Tomb 7 was a Zapotec burial site later used by the Mixtecs to bury their leaders. When it was excavated in the early thirties, archaeologists found tens of corpses together with a wealth of beautiful jewellery, all of which is now displayed at Museo Regional de Oaxaca. English audio guides are available for a fee.
Palenque in Mexico is a UNESCO listed Maya archaeological site of a city which thrived between 500 and 700 AD.
Palenque in Mexico is an important Maya archaeological site located just outside the modern city by the same name. It is thought that Palenque was first inhabited in around 100BC and excavations have uncovered writings about a king who ruled there in the fifth century AD, however the city was attacked several times by the inhabitants of neighbouring cities.
Pakal the Great
It was from the seventh century AD that Palenque began to develop once more under the rule of Pakal the Great (sometimes spelt “Pacal”). During his reign between 615 and 683 AD, Pakal built many of Palenque’s most impressive structures and they are often considered to be some of the most important pieces of Maya architecture. Pakal’s works were continued by his son, Kan B’alam.
Abandonment of Palenque
In approximately 711 AD, Palenque was attacked once more and, by 900 AD it was deserted. Having been discovered in the sixteenth century, Palenque is now a popular tourist destination and a UNESCO World Heritage site. It has a small, but interesting museum, exhibiting finds from the excavation of Palenque and giving an overview of its history.
Some of the most fascinating sites in Palenque include Pakal’s tomb, known as the Temple of the Inscriptions or “Templo de las Inscripciones”, the Palace (El Palacio) and several other temples, such as the Temple of the Sun (Los Templo del Sol) and the Temple of the Cross (Los Templo de la Cruz). Many of these temples centre off Palenque’s central plaza, a marvel in its own right as it was built over the river, requiring advanced engineering mechanisms.
Each of the structures in Palenque is ornate and lavishly decorated, bearing inscriptions chronicling the history of the city, which was probably the capital of the region. In fact, Palenque has the honour of having one of the best Maya inscriptions ever found, located in the Temple of the Inscriptions and telling the story of Palenque.
Palenque features as one of our Top Ten Mexican Tourist Attractions.
Cuicuilco is a Mesoamerican archeological site in Mexico City, believed to have been a large, ceremonial city that existed prior to the foundation of Teotihuacan.
Cuicuilco is an ancient archeological site and museum next to Mexico City’s Lake Texcoco which includes the striking Piramide de Cuicuilco.
Dating back to the Mesoamerican era perhaps as far as 800 BC, Cuicuilco is thought to be one of Mexico’s oldest sites. At its peak, Cuicuilco is believed to have had a population of between 20,000 and 40,000 people.
Cuicuilco is comprised of numerous ruins, including a 23 metre high, five-level, circular pyramid (the Piramide de Cuicuilco) thought to be of religious and cosmic significance. Whilst originally built as a farming community, Cuicuilco later developed into a ceremonial city, maybe even the predecessor of Teotihuacan, as evidenced by its relatively well-preserved remains, which include both residential and religious structures.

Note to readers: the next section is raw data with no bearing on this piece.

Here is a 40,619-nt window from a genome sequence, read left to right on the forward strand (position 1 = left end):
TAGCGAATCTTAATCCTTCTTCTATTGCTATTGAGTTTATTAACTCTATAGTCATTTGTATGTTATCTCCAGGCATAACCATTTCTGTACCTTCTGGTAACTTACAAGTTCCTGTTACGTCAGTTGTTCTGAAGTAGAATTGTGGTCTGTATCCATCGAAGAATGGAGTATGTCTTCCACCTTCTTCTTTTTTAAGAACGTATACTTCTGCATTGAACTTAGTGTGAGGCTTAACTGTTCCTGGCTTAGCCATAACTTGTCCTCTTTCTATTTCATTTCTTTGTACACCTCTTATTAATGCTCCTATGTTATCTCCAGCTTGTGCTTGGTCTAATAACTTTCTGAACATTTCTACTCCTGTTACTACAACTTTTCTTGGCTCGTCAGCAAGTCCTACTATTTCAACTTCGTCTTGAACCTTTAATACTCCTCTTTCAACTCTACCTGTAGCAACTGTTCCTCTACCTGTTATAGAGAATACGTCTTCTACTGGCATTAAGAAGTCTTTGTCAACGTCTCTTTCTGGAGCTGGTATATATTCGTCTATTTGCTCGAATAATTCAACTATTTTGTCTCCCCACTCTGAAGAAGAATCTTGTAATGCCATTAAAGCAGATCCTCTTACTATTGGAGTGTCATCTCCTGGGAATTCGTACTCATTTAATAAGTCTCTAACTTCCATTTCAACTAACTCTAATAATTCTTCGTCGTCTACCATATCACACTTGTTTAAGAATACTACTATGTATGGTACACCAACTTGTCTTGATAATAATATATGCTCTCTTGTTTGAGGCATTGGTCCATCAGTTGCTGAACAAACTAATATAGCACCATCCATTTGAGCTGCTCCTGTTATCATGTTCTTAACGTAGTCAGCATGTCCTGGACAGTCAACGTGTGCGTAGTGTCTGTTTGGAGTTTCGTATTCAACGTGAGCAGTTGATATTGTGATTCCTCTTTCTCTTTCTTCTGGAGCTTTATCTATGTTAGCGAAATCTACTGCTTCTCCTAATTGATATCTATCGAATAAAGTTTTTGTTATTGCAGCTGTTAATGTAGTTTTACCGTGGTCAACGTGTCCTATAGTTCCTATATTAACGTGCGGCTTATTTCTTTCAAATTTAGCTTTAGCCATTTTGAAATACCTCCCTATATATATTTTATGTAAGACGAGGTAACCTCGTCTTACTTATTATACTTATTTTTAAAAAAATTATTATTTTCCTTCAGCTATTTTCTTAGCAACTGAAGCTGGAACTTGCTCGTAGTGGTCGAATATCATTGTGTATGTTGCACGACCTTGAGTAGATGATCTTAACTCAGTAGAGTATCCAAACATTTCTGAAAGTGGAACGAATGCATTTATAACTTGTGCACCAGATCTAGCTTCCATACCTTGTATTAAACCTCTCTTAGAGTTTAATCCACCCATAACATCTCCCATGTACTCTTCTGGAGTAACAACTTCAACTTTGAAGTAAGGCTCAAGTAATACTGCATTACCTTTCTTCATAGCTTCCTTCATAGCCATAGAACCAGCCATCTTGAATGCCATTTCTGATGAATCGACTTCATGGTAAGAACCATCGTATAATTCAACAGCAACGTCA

The ruins of an old water drainage system are also present, demonstrating the relative sophistication of Cuicuilco’s inhabitants.
Cuicuilco was finally abandoned sometime between 150 and 200 AD, after the eruption of the nearby Xitle volcano. Some archaeologists think that the residents of Cuicuilco and other surrounding areas all later moved to Teotihuacan.
The Temple of Saint Augustin is a sixteenth century monastery in Acolman in Mexico
The Temple of Saint Augustin, known as Templo y Ex-Convento de San Agustin, is a sixteenth century historic church in the village of Acolman in Mexico.
Constructed by Augustinian friars between 1539 and 1560, San Agustin is a great example of sixteenth century architecture, particularly its façade, which exhibits a plateresque-style and its beautiful atrium.
Now a museum featuring paintings and artifacts, this is a good excursion if you’re visiting the nearby site of Teotihuacan.
San Juan de Ulua is a sixteenth century Spanish fort which defended the port of Veracruz in Mexico.
San Juan de Ulua is a sixteenth century fortress in Veracruz in Mexico. Constructed in 1565, during the Spanish Colonial period, San Juan de Ulua was built in order to protect the country’s most vital port, Veracruz.
The Spanish used Veracruz to import and house many Spanish treasures and, as such, San Juan de Ulua was built to the highest specifications, with 3-foot thick stone walls and an imposing 250 cannons.
In 1568, San Juan de Ulua was put to the test as an English fleet carrying slaves tried to dock at Veracruz. Although a shaky truce was in place between Spain and England, a battle broke out, known as the Battle of San Juan de Ulúa, and the English were defeated, losing most of their five ships. In fact, so formidable was San Juan de Ulua that the Spanish would hold on to it throughout the Mexican War of Independence and until 1825, four years after Mexico became independent.
In 1848, during the Mexican-American War, the US did manage to overcome the defences of San Juan de Ulua, capturing Veracruz. The fortress was heavily damaged by this attack. San Juan de Ulua then went on to become a nineteenth century prison, becoming the home of some of Mexico’s most notorious criminals.
Today, San Juan de Ulua is open to the public, who can tour its defences and prison cells. Guides are available in Spanish and English.
Sayil in Mexico houses the ruins of a small Maya settlement built in the Puuc style.